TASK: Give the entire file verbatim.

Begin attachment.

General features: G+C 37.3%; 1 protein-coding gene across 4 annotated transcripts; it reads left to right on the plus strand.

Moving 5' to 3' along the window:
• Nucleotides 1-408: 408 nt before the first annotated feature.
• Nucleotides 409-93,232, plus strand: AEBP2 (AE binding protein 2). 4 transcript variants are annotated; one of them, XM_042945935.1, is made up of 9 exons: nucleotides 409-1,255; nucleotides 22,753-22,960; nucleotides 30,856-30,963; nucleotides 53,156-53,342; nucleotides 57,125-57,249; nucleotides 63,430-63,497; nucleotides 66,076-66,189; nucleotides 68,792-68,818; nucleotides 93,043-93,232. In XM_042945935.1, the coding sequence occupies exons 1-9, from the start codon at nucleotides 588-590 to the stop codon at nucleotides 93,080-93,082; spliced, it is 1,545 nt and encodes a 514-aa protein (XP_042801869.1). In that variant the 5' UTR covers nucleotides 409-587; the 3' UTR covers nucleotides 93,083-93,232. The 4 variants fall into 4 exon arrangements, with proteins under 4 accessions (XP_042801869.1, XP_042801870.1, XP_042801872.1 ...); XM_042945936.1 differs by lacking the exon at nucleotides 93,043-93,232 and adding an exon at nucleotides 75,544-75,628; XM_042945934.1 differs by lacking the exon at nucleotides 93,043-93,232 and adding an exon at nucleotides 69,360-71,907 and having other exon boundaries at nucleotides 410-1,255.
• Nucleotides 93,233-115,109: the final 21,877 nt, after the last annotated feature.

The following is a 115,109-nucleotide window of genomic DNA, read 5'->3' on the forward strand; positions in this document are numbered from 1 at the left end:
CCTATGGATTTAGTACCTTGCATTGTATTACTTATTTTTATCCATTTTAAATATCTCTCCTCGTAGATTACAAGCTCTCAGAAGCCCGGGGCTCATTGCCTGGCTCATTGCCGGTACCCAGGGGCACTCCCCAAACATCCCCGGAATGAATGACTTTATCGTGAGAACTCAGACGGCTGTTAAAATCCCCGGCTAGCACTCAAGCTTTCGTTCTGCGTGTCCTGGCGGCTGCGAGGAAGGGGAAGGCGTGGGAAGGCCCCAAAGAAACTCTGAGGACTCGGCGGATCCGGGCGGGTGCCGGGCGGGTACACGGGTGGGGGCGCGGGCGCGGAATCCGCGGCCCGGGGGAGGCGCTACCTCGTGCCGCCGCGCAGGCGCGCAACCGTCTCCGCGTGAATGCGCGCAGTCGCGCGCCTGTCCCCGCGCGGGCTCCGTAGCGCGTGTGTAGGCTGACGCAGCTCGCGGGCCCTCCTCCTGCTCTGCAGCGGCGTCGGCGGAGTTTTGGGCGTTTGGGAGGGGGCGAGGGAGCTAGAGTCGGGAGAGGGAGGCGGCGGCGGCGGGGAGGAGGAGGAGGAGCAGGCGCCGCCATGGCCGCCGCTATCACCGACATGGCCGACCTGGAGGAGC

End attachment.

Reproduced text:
General features: G+C 37.3%; 1 protein-coding gene across 4 annotated transcripts; it reads left to right on the plus strand.

Moving 5' to 3' along the window:
• Nucleotides 1-408: 408 nt before the first annotated feature.
• Nucleotides 409-93,232, plus strand: AEBP2 (AE binding protein 2). 4 transcript variants are annotated; one of them, XM_042945935.1, is made up of 9 exons: nucleotides 409-1,255; nucleotides 22,753-22,960; nucleotides 30,856-30,963; nucleotides 53,156-53,342; nucleotides 57,125-57,249; nucleotides 63,430-63,497; nucleotides 66,076-66,189; nucleotides 68,792-68,818; nucleotides 93,043-93,232. In XM_042945935.1, the coding sequence occupies exons 1-9, from the start codon at nucleotides 588-590 to the stop codon at nucleotides 93,080-93,082; spliced, it is 1,545 nt and encodes a 514-aa protein (XP_042801869.1). In that variant the 5' UTR covers nucleotides 409-587; the 3' UTR covers nucleotides 93,083-93,232. The 4 variants fall into 4 exon arrangements, with proteins under 4 accessions (XP_042801869.1, XP_042801870.1, XP_042801872.1 ...); XM_042945936.1 differs by lacking the exon at nucleotides 93,043-93,232 and adding an exon at nucleotides 75,544-75,628; XM_042945934.1 differs by lacking the exon at nucleotides 93,043-93,232 and adding an exon at nucleotides 69,360-71,907 and having other exon boundaries at nucleotides 410-1,255.
• Nucleotides 93,233-115,109: the final 21,877 nt, after the last annotated feature.

The following is a 115,109-nucleotide window of genomic DNA, read 5'->3' on the forward strand; positions in this document are numbered from 1 at the left end:
CCTATGGATTTAGTACCTTGCATTGTATTACTTATTTTTATCCATTTTAAATATCTCTCCTCGTAGATTACAAGCTCTCAGAAGCCCGGGGCTCATTGCCTGGCTCATTGCCGGTACCCAGGGGCACTCCCCAAACATCCCCGGAATGAATGACTTTATCGTGAGAACTCAGACGGCTGTTAAAATCCCCGGCTAGCACTCAAGCTTTCGTTCTGCGTGTCCTGGCGGCTGCGAGGAAGGGGAAGGCGTGGGAAGGCCCCAAAGAAACTCTGAGGACTCGGCGGATCCGGGCGGGTGCCGGGCGGGTACACGGGTGGGGGCGCGGGCGCGGAATCCGCGGCCCGGGGGAGGCGCTACCTCGTGCCGCCGCGCAGGCGCGCAACCGTCTCCGCGTGAATGCGCGCAGTCGCGCGCCTGTCCCCGCGCGGGCTCCGTAGCGCGTGTGTAGGCTGACGCAGCTCGCGGGCCCTCCTCCTGCTCTGCAGCGGCGTCGGCGGAGTTTTGGGCGTTTGGGAGGGGGCGAGGGAGCTAGAGTCGGGAGAGGGAGGCGGCGGCGGCGGGGAGGAGGAGGAGGAGCAGGCGCCGCCATGGCCGCCGCTATCACCGACATGGCCGACCTGGAGGAGC